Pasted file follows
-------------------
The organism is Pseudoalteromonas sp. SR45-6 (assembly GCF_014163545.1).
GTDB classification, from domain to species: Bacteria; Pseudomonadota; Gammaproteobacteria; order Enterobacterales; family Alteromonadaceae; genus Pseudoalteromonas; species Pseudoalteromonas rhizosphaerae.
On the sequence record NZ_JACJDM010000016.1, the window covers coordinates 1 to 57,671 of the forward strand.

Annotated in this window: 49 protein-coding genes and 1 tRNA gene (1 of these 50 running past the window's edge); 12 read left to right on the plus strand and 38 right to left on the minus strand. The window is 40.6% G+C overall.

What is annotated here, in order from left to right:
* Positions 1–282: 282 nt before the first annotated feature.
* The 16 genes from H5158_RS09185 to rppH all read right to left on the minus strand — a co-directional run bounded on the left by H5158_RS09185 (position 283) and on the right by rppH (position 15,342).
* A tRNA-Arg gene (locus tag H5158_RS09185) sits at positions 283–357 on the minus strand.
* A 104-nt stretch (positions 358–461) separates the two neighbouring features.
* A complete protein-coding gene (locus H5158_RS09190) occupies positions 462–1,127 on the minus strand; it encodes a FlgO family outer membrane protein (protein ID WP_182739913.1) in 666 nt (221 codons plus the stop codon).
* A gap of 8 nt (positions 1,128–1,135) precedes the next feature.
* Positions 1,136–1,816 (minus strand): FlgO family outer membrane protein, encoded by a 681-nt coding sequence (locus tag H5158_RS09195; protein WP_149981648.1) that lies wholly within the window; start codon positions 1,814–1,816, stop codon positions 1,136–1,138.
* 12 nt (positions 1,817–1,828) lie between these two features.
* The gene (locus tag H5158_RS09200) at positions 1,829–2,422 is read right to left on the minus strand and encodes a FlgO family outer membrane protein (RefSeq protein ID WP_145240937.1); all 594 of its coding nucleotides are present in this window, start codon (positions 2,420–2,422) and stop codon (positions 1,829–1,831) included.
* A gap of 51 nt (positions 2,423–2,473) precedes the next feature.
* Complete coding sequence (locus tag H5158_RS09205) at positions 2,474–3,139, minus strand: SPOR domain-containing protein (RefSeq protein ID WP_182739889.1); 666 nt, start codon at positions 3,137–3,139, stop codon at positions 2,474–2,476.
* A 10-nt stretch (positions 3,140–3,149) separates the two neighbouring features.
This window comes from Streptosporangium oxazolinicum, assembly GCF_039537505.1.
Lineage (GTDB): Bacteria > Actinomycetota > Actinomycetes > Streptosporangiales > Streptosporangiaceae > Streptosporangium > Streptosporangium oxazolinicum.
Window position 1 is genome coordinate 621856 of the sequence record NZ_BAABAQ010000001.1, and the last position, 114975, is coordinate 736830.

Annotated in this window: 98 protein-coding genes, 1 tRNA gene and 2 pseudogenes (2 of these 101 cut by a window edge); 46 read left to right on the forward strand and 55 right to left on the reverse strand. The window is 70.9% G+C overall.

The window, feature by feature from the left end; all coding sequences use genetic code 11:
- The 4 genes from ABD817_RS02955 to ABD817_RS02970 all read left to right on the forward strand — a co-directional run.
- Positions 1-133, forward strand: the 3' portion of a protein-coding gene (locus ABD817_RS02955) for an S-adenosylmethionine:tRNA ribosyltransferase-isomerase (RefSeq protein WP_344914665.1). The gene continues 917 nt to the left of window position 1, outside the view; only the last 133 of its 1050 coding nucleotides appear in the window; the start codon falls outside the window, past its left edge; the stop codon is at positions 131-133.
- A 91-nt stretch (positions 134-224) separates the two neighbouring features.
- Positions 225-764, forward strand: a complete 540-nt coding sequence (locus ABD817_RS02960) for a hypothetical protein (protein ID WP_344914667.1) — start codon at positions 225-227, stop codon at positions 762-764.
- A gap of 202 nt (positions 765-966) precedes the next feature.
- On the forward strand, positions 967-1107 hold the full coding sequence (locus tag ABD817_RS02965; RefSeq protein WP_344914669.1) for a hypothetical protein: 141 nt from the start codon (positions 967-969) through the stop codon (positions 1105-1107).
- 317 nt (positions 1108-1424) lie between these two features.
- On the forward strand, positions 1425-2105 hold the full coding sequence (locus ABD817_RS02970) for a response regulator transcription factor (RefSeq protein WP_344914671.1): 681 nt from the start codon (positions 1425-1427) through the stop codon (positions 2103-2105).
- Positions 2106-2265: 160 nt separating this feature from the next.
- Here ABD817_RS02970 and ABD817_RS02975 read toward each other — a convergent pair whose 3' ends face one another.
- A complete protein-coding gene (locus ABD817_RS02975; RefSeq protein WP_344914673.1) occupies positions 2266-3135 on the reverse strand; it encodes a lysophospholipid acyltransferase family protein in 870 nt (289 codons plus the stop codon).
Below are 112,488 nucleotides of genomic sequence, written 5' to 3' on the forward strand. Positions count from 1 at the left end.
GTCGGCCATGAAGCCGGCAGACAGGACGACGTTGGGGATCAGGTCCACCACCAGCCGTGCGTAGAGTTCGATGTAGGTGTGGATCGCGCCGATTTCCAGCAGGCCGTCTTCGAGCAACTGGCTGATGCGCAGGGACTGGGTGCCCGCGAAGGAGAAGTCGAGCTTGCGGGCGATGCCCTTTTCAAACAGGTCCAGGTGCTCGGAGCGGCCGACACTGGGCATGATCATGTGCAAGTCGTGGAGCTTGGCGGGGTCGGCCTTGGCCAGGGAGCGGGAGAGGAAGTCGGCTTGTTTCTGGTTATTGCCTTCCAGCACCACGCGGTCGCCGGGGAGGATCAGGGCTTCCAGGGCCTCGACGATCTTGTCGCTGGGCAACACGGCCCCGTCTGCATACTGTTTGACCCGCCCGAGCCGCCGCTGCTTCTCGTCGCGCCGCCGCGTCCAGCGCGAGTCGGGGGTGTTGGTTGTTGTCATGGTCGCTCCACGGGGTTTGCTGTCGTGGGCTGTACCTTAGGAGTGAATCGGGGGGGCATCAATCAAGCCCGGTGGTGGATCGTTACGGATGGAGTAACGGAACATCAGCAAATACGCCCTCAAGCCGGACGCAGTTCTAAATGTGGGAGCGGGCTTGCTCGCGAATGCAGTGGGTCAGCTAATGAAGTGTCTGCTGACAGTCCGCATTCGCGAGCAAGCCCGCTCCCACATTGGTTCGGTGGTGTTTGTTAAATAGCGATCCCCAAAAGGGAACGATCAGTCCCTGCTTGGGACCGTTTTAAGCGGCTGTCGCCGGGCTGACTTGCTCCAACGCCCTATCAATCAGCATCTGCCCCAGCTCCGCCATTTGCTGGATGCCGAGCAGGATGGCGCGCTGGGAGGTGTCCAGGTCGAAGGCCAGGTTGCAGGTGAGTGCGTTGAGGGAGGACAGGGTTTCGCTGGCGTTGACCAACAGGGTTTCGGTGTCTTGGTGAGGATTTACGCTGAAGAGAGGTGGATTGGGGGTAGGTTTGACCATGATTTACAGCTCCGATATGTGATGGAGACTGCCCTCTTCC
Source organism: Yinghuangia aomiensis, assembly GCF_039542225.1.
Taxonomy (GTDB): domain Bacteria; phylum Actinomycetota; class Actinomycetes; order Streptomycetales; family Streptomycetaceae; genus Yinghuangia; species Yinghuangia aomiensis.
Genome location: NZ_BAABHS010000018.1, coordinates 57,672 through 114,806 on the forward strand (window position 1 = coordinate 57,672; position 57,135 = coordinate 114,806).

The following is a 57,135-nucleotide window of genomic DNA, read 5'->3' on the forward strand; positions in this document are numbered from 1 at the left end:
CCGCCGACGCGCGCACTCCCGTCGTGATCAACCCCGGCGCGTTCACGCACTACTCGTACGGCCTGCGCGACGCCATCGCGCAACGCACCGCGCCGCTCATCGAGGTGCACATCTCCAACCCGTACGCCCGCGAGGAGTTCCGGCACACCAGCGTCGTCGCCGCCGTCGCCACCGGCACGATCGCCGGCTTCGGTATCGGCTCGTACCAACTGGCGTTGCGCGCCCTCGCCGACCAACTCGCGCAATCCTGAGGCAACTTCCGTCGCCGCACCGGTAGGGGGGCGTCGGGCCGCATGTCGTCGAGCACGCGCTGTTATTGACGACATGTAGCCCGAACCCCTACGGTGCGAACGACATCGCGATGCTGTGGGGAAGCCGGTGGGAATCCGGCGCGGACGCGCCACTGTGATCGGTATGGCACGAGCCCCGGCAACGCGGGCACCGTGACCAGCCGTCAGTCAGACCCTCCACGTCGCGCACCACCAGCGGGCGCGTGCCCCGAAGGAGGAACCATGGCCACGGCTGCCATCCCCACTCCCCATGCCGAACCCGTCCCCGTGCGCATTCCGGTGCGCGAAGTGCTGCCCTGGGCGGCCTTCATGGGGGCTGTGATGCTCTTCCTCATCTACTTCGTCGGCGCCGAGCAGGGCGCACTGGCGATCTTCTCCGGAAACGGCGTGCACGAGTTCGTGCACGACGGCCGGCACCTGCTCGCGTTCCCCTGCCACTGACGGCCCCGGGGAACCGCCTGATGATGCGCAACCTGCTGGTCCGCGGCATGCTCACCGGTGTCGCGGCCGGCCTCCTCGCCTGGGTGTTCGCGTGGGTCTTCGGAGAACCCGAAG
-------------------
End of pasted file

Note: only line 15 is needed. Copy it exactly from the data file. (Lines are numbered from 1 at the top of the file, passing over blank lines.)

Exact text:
* A gap of 51 nt (positions 2,423–2,473) precedes the next feature.